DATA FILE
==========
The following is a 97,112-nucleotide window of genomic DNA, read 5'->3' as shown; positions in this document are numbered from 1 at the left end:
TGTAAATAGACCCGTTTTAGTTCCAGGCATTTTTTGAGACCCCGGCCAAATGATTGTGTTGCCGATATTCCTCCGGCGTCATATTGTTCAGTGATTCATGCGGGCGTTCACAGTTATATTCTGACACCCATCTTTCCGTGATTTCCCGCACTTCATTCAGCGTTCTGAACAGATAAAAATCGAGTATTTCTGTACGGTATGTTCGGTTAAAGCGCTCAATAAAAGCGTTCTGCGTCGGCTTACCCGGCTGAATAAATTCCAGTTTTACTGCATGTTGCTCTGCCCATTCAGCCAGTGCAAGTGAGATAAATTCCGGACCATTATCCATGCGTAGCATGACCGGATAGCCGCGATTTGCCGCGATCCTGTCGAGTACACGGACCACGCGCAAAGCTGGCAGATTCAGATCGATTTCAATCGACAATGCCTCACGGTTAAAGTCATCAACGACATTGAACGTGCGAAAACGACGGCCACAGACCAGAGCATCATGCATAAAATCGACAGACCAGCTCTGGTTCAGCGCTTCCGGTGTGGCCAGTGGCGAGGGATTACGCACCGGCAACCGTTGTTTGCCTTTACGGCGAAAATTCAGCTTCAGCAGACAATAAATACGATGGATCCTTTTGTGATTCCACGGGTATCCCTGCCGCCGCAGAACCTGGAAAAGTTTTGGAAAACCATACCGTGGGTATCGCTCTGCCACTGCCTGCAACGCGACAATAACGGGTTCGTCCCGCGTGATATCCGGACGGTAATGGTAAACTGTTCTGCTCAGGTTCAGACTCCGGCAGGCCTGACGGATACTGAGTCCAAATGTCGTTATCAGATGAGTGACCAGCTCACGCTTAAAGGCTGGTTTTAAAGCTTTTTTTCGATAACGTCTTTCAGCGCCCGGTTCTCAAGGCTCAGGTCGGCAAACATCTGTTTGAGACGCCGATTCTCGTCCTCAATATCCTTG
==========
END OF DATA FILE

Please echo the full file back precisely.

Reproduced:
The following is a 97,112-nucleotide window of genomic DNA, read 5'->3' as shown; positions in this document are numbered from 1 at the left end:
TGTAAATAGACCCGTTTTAGTTCCAGGCATTTTTTGAGACCCCGGCCAAATGATTGTGTTGCCGATATTCCTCCGGCGTCATATTGTTCAGTGATTCATGCGGGCGTTCACAGTTATATTCTGACACCCATCTTTCCGTGATTTCCCGCACTTCATTCAGCGTTCTGAACAGATAAAAATCGAGTATTTCTGTACGGTATGTTCGGTTAAAGCGCTCAATAAAAGCGTTCTGCGTCGGCTTACCCGGCTGAATAAATTCCAGTTTTACTGCATGTTGCTCTGCCCATTCAGCCAGTGCAAGTGAGATAAATTCCGGACCATTATCCATGCGTAGCATGACCGGATAGCCGCGATTTGCCGCGATCCTGTCGAGTACACGGACCACGCGCAAAGCTGGCAGATTCAGATCGATTTCAATCGACAATGCCTCACGGTTAAAGTCATCAACGACATTGAACGTGCGAAAACGACGGCCACAGACCAGAGCATCATGCATAAAATCGACAGACCAGCTCTGGTTCAGCGCTTCCGGTGTGGCCAGTGGCGAGGGATTACGCACCGGCAACCGTTGTTTGCCTTTACGGCGAAAATTCAGCTTCAGCAGACAATAAATACGATGGATCCTTTTGTGATTCCACGGGTATCCCTGCCGCCGCAGAACCTGGAAAAGTTTTGGAAAACCATACCGTGGGTATCGCTCTGCCACTGCCTGCAACGCGACAATAACGGGTTCGTCCCGCGTGATATCCGGACGGTAATGGTAAACTGTTCTGCTCAGGTTCAGACTCCGGCAGGCCTGACGGATACTGAGTCCAAATGTCGTTATCAGATGAGTGACCAGCTCACGCTTAAAGGCTGGTTTTAAAGCTTTTTTTCGATAACGTCTTTCAGCGCCCGGTTCTCAAGGCTCAGGTCGGCAAACATCTGTTTGAGACGCCGATTCTCGTCCTCAATATCCTTG